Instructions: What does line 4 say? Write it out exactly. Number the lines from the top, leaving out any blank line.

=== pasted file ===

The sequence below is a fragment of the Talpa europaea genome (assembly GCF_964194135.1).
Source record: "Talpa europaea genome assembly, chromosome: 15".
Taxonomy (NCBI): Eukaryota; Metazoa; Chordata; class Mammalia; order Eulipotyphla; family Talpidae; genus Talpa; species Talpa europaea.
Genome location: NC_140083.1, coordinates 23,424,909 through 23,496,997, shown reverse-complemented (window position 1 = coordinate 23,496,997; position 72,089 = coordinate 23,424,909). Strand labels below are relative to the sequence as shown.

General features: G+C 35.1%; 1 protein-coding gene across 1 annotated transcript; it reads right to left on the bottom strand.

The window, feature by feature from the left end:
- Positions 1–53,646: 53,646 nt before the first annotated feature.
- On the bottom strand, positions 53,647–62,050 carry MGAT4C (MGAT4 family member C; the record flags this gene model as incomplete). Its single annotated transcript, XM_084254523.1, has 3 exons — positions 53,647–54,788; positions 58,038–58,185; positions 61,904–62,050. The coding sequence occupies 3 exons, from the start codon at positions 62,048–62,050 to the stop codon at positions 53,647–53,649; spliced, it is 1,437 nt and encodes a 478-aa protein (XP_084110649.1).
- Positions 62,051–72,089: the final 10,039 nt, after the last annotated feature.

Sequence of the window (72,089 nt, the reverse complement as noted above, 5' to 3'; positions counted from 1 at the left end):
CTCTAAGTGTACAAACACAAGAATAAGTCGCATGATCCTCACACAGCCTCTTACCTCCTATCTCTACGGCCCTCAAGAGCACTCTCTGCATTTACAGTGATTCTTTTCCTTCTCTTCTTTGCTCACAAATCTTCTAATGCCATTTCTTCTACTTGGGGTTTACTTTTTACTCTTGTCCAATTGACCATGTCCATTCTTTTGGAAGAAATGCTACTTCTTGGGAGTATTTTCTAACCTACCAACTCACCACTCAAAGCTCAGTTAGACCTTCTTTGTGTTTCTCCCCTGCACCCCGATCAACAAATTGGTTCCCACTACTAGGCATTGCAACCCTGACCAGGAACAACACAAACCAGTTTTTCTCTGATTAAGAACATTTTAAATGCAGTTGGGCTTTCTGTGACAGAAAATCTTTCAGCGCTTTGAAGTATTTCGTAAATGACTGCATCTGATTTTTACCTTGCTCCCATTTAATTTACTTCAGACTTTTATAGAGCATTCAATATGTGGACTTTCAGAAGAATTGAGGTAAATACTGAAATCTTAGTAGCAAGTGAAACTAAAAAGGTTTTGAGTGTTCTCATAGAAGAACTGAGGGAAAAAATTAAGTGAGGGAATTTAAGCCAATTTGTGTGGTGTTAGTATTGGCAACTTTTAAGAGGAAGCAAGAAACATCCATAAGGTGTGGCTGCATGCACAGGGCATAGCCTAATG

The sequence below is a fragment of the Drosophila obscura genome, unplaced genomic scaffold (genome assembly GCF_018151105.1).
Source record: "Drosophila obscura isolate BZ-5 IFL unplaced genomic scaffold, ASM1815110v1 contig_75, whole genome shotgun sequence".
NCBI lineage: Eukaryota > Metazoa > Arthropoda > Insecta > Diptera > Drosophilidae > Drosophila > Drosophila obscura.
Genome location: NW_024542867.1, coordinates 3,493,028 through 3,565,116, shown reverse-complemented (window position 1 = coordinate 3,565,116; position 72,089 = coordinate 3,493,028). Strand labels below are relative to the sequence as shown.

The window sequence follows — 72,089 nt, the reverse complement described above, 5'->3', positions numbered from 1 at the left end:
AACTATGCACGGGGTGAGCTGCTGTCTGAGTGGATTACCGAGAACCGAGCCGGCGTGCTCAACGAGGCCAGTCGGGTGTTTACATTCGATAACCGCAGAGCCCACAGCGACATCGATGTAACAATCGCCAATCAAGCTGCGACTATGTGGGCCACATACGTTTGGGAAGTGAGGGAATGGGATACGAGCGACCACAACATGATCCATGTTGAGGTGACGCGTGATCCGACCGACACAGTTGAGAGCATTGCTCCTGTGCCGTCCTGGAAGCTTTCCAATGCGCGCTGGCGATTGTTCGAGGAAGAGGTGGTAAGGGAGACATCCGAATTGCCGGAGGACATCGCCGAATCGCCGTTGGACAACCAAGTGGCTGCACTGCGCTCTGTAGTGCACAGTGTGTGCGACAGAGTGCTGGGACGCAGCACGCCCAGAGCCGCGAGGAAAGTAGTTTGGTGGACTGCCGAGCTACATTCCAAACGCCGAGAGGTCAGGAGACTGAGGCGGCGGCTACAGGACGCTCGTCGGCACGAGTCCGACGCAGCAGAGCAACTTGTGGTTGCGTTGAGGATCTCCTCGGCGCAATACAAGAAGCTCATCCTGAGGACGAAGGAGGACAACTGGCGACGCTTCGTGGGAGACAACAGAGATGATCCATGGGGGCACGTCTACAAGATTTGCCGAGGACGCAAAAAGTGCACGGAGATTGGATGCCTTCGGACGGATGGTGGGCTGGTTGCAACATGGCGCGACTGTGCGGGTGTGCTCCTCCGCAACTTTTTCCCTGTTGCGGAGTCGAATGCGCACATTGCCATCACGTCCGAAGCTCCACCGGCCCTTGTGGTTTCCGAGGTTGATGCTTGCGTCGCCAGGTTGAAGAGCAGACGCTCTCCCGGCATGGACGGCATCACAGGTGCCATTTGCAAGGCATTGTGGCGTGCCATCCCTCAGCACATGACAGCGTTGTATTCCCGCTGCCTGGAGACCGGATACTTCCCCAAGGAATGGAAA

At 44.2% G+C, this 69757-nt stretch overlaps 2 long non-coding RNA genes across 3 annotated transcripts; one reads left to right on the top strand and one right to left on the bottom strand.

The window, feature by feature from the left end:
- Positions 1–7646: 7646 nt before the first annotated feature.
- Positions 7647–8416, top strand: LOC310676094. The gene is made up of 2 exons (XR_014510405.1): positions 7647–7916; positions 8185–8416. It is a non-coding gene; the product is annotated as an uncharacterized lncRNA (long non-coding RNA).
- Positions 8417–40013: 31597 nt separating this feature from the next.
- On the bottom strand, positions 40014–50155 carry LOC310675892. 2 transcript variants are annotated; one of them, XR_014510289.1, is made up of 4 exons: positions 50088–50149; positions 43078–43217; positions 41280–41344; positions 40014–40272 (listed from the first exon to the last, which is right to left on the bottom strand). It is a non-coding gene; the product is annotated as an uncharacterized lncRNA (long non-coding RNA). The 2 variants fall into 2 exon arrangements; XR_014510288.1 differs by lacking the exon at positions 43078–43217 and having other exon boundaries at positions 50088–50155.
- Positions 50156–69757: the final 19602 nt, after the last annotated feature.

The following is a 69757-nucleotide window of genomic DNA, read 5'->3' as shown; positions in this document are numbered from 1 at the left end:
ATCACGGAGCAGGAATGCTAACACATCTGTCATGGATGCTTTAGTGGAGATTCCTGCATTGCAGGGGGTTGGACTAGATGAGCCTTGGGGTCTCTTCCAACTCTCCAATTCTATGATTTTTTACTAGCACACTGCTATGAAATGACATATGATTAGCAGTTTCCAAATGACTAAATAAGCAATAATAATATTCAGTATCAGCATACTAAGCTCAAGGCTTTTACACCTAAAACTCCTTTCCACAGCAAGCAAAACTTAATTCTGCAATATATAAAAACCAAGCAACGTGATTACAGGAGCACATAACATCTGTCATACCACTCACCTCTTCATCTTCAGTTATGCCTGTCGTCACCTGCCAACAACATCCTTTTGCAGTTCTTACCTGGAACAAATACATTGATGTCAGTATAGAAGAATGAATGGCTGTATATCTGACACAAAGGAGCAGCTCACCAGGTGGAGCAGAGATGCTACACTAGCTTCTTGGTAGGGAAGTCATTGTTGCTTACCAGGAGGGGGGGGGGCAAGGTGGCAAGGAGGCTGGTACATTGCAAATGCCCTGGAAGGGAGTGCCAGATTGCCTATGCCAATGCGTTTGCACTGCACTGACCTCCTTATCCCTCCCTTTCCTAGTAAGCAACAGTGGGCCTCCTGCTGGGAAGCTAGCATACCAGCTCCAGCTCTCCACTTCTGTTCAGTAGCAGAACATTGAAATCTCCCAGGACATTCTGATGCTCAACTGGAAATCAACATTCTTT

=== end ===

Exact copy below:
Genome location: NC_140083.1, coordinates 23,424,909 through 23,496,997, shown reverse-complemented (window position 1 = coordinate 23,496,997; position 72,089 = coordinate 23,424,909). Strand labels below are relative to the sequence as shown.